The two positions that spring to mind when you think of the most challenging in the country are Prime Minister and England manager.
Few in recent years have been able to weather the storms of either as effectively as Gareth Southgate, England’s men’s football team manager since 2016. This ability to lead has piqued the interest of many, and it contrasts with the turbulence in government, as Prime Ministers come and go.
Dear England, a new play at the National Theatre, depicts the narrative of Southgate’s tenure as manager, a personal story of redemption, overachievement, and character development. It derives its name from a letter Southgate issued to England supporters before the 2021 Euros when some fans protested the team’s support for kneeling.
The England manager is skillfully played by Joseph Fiennes, who captures Southgate’s certainty yet shyness brilliantly.
Much of the play focuses on Southgate’s psychological transformation. As he approaches the top role, he is portrayed as being a little too inexperienced behind the ears for his good, maybe best put in the young setup where he can be seen but not heard.
However, it soon becomes evident that the Football Association misunderstood the guy, who emerges as a leader with conviction and vision. Dr. Pippa Grange (Gina McKee), a psychologist who sets out to find the source of England’s failings, assists him in his efforts. What are her conclusions? That the nation’s incapacity to cope with setbacks is what is holding it back.
There is also a strong supporting cast that includes several of the top on-field protagonists from previous years. Writer James Graham treats Harry Kane unfairly, yet he quickly demonstrates that he is a lot more complex and sophisticated than he looks.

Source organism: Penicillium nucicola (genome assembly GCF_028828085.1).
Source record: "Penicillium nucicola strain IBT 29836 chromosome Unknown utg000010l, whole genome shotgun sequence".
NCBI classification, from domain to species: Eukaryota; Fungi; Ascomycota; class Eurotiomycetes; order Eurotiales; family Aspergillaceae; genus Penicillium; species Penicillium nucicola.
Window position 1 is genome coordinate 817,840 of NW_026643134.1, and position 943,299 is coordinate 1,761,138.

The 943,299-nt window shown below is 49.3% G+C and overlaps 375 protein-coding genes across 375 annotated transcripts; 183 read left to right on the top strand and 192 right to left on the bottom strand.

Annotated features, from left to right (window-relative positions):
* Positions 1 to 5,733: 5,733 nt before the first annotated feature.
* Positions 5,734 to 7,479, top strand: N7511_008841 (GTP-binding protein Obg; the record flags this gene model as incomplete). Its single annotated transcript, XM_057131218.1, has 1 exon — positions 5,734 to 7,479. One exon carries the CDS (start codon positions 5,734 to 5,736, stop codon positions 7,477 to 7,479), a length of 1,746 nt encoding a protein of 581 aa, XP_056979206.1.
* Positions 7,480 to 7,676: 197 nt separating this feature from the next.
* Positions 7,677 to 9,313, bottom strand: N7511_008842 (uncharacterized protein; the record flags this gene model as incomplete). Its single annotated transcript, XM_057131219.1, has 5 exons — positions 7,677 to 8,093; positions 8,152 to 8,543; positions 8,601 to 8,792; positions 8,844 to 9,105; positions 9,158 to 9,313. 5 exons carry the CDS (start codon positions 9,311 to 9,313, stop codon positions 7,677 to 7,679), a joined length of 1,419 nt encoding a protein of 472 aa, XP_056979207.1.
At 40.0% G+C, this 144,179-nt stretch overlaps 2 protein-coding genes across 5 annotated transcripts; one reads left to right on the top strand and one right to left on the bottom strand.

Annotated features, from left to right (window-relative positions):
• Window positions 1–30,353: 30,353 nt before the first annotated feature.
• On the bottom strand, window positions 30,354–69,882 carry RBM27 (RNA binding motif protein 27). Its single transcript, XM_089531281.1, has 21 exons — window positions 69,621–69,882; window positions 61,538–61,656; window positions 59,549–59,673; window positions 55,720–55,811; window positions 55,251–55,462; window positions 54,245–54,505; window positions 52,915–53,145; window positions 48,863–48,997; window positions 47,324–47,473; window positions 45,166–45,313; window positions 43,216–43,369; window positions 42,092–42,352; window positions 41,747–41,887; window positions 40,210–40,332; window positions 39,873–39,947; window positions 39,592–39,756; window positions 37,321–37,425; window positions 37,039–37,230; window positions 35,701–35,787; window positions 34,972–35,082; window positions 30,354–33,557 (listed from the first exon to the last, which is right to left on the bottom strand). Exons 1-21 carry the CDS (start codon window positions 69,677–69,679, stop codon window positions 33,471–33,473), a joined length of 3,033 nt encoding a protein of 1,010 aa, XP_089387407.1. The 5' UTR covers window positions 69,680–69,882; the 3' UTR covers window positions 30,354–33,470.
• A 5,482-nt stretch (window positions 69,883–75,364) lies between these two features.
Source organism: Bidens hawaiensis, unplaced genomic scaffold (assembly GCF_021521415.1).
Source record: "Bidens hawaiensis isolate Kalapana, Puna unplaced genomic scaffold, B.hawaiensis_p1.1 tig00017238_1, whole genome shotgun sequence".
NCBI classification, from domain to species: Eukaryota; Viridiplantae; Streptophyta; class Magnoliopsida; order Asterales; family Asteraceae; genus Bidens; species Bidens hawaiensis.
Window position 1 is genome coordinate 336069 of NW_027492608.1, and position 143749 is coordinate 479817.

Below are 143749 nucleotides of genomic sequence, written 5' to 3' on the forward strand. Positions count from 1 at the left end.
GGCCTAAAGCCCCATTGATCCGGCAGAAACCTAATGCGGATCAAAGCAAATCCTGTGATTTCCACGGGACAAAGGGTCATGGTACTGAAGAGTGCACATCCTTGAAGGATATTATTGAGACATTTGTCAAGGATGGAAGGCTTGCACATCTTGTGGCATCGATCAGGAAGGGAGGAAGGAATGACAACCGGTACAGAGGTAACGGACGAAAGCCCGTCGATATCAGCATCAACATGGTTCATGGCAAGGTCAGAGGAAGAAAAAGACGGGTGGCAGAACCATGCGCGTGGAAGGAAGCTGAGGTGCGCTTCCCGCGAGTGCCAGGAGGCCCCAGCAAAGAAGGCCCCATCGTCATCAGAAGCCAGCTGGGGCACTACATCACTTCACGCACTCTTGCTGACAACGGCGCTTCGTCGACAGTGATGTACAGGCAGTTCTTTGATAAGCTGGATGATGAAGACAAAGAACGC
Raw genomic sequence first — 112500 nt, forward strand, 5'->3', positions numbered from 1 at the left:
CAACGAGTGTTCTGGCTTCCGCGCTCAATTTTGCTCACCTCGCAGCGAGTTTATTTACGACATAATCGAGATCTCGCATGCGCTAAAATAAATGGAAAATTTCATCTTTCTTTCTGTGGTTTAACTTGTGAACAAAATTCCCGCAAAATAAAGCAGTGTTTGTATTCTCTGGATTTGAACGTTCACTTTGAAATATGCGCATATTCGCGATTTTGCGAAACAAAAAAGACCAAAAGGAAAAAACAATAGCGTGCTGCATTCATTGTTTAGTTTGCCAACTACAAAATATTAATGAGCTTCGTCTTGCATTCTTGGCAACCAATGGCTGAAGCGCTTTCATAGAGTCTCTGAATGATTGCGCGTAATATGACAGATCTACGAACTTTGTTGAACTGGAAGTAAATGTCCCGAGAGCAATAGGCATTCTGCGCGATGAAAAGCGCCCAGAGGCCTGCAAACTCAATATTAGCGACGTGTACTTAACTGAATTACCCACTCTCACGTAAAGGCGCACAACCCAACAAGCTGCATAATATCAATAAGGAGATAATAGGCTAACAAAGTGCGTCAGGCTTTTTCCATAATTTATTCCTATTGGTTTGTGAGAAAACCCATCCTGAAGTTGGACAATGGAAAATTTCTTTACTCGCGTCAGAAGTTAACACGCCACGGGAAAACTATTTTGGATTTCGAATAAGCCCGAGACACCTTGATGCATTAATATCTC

To put the National Game on the stage of the National Theatre has been an utter dream and, in particular, to see the subject matter draw in new audiences to watch a play
Political rumblings of a different type, particularly those in Westminster, cast a delicate shade over Southgate’s narrative. However, Liz Truss, Boris Johnson, and Theresa May only make short appearances. Graham, a master of the political story (Sherwood, This House, to mention a few) avoids making this one too obvious.
Regardless, the extent to which this England endeavor has been molded by its ethos – including its politics – is evident everywhere. Dear England explores the team’s attitude to racism and poverty, as well as internal opposition to its openness on these issues.
The only true drawback to this production is that we don’t know how it will conclude. But that’s just because it hasn’t arrived yet. Gareth Southgate and England will be made or broken at the European Championships in Germany next year. If they follow in the footsteps of the under-21 and women’s teams and overcome their continental rivals, they will achieve something no men’s team has done since 1966. Southgate will not have a happy ending if they do not. In any case, James Graham and the company have done an excellent job with the plot so far.
Nonetheless, the last performance of this drama is set on August 11 at the Olivier Theatre. However, the work will now play in the West End for a very restricted 14-week run.
Graham remarks that “To put the National Game on the stage of the National Theatre has been an utter dream and, in particular, to see the subject matter draw in new audiences to watch a play. It fills me with such excitement and joy to be bringing Rupert’s euphoric and entertaining production to the West End, with all its incredible movement and music and – what seems to be, for audiences so far – a deeply moving story inspired by the incredible journey of the men’s England football team.”